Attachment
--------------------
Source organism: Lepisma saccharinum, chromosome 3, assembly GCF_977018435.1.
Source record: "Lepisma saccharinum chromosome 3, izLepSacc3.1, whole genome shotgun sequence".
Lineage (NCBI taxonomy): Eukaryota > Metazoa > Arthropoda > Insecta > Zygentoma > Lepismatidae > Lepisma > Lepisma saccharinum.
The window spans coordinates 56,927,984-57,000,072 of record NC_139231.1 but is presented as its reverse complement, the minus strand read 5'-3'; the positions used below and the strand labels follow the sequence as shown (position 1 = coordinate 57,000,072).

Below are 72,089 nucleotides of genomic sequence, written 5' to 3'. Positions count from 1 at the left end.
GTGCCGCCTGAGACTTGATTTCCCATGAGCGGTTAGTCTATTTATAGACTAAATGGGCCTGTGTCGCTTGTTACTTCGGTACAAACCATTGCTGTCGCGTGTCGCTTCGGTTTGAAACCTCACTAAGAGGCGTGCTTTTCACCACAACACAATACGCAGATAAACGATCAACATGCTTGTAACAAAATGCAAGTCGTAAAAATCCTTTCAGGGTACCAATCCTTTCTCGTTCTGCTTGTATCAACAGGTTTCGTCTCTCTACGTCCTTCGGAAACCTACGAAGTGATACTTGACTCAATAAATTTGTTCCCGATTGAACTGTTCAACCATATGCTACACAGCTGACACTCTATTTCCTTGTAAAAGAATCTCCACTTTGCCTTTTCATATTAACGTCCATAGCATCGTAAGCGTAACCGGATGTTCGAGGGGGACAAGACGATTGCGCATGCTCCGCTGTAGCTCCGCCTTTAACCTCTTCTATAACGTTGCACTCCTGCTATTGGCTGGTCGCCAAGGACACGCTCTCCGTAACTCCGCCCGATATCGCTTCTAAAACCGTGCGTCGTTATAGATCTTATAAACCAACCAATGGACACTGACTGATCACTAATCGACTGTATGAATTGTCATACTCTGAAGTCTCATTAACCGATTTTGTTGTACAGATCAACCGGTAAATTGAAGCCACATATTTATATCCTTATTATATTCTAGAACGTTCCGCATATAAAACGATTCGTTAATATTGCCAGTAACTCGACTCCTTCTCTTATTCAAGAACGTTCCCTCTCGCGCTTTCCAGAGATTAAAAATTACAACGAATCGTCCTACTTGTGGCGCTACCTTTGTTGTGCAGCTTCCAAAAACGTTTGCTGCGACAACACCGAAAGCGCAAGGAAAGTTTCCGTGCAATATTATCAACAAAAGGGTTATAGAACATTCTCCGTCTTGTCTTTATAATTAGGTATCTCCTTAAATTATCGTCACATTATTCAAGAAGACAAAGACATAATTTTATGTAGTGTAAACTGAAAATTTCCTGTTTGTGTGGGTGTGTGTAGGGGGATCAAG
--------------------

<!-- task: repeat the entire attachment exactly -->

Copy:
Source organism: Lepisma saccharinum, chromosome 3, assembly GCF_977018435.1.
Source record: "Lepisma saccharinum chromosome 3, izLepSacc3.1, whole genome shotgun sequence".
Lineage (NCBI taxonomy): Eukaryota > Metazoa > Arthropoda > Insecta > Zygentoma > Lepismatidae > Lepisma > Lepisma saccharinum.
The window spans coordinates 56,927,984-57,000,072 of record NC_139231.1 but is presented as its reverse complement, the minus strand read 5'-3'; the positions used below and the strand labels follow the sequence as shown (position 1 = coordinate 57,000,072).

Below are 72,089 nucleotides of genomic sequence, written 5' to 3'. Positions count from 1 at the left end.
GTGCCGCCTGAGACTTGATTTCCCATGAGCGGTTAGTCTATTTATAGACTAAATGGGCCTGTGTCGCTTGTTACTTCGGTACAAACCATTGCTGTCGCGTGTCGCTTCGGTTTGAAACCTCACTAAGAGGCGTGCTTTTCACCACAACACAATACGCAGATAAACGATCAACATGCTTGTAACAAAATGCAAGTCGTAAAAATCCTTTCAGGGTACCAATCCTTTCTCGTTCTGCTTGTATCAACAGGTTTCGTCTCTCTACGTCCTTCGGAAACCTACGAAGTGATACTTGACTCAATAAATTTGTTCCCGATTGAACTGTTCAACCATATGCTACACAGCTGACACTCTATTTCCTTGTAAAAGAATCTCCACTTTGCCTTTTCATATTAACGTCCATAGCATCGTAAGCGTAACCGGATGTTCGAGGGGGACAAGACGATTGCGCATGCTCCGCTGTAGCTCCGCCTTTAACCTCTTCTATAACGTTGCACTCCTGCTATTGGCTGGTCGCCAAGGACACGCTCTCCGTAACTCCGCCCGATATCGCTTCTAAAACCGTGCGTCGTTATAGATCTTATAAACCAACCAATGGACACTGACTGATCACTAATCGACTGTATGAATTGTCATACTCTGAAGTCTCATTAACCGATTTTGTTGTACAGATCAACCGGTAAATTGAAGCCACATATTTATATCCTTATTATATTCTAGAACGTTCCGCATATAAAACGATTCGTTAATATTGCCAGTAACTCGACTCCTTCTCTTATTCAAGAACGTTCCCTCTCGCGCTTTCCAGAGATTAAAAATTACAACGAATCGTCCTACTTGTGGCGCTACCTTTGTTGTGCAGCTTCCAAAAACGTTTGCTGCGACAACACCGAAAGCGCAAGGAAAGTTTCCGTGCAATATTATCAACAAAAGGGTTATAGAACATTCTCCGTCTTGTCTTTATAATTAGGTATCTCCTTAAATTATCGTCACATTATTCAAGAAGACAAAGACATAATTTTATGTAGTGTAAACTGAAAATTTCCTGTTTGTGTGGGTGTGTGTAGGGGGATCAAG